Turkey Fun!

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With Thanksgiving coming up next week we have been talking about turkeys a lot. We studied what turkeys are, what they have and what they can do. We then brainstormed a list (see below) of each of those 3 guiding questions.  I also put each Common Core standard we were working on as well so that way I could show how it is aligned to the CORE.

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Each student got a response sheet that I found on Pinterest from The Kindergarten Center and copied one thing from each column onto their paper.

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After we were all done writing it was time to make our turkeys. We are currently in our unit about repeating patterns so naturally this activity also lended itself to math as well as reading and writing. I had the students create turkey that had their feathers in a repeating pattern. Our students are really good with AB patterns and that is what most of them chose to make.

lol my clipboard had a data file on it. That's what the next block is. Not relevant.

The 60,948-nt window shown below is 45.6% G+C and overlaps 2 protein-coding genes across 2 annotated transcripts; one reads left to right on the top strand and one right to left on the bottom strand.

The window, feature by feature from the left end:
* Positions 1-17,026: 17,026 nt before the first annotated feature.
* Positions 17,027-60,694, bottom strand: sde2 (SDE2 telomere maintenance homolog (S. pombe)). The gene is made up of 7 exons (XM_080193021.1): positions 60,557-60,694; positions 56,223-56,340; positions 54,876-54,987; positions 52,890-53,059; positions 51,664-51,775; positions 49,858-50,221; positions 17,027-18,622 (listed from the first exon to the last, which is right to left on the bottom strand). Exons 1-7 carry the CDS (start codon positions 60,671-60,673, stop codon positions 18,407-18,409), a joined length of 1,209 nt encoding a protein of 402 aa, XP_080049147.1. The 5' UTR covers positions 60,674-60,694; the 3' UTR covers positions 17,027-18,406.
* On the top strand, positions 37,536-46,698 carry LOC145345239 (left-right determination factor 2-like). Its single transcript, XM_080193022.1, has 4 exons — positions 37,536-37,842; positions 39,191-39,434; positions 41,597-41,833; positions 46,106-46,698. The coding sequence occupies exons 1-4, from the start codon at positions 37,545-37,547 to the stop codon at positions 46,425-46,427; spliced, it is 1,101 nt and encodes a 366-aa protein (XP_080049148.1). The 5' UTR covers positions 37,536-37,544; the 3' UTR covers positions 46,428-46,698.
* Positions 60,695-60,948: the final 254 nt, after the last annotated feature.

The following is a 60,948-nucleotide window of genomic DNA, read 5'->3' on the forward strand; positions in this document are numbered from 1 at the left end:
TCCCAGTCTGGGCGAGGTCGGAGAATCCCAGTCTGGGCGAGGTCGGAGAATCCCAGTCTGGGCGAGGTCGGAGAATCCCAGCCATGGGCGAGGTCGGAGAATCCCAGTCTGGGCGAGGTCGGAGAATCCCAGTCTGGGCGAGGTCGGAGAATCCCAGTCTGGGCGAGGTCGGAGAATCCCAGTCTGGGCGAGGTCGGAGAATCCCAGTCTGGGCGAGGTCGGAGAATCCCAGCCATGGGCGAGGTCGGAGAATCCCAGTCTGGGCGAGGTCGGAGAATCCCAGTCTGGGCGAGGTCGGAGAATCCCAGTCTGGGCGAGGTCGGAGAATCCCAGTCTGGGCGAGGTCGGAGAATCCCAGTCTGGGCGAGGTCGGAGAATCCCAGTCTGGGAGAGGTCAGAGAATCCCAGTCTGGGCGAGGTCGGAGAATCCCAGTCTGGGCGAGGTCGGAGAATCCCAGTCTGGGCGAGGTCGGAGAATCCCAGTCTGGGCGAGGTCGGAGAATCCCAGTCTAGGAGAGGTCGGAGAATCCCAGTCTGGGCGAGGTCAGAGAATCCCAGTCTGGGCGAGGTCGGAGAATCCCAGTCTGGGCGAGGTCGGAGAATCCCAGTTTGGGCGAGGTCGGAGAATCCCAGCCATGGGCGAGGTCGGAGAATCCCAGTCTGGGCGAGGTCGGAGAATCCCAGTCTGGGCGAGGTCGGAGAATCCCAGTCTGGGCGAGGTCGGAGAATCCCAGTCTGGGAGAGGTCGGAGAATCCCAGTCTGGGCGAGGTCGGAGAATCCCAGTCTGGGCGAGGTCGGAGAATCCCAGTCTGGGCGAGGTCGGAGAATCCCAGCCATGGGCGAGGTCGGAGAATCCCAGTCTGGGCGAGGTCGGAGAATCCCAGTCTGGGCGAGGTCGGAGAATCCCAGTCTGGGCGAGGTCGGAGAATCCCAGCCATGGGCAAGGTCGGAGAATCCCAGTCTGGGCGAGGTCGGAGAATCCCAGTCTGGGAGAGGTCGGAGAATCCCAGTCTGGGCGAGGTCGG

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Skeleton Hiccups craftivity

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I saw this really cute idea on Pinterest from Finally in First about making a skeleton out of Q-Tips. First we read the book Skeleton Hiccups by Margery Cuyler. The students really enjoyed this book and joined in on the repeated text in the book. After we read the book we discussed different ways the author was trying to convey to her readers on how to stop the skeleton’s hiccups. We then talked about what they would do if they had to try and get rid of the skeleton’s hiccups. After they finished the sentence frame: I would get rid of the skeleton’s hiccups by _______ I had them use Q-tips to create a skeleton. We talked about the different features our skeleton’s should have (head, eyes, mouth, arms, legs, body). As an accommodation for the IEP kids I had already sketched out a body outline and had them glue down Q-tips to my drawing. This seemed to help them a lot.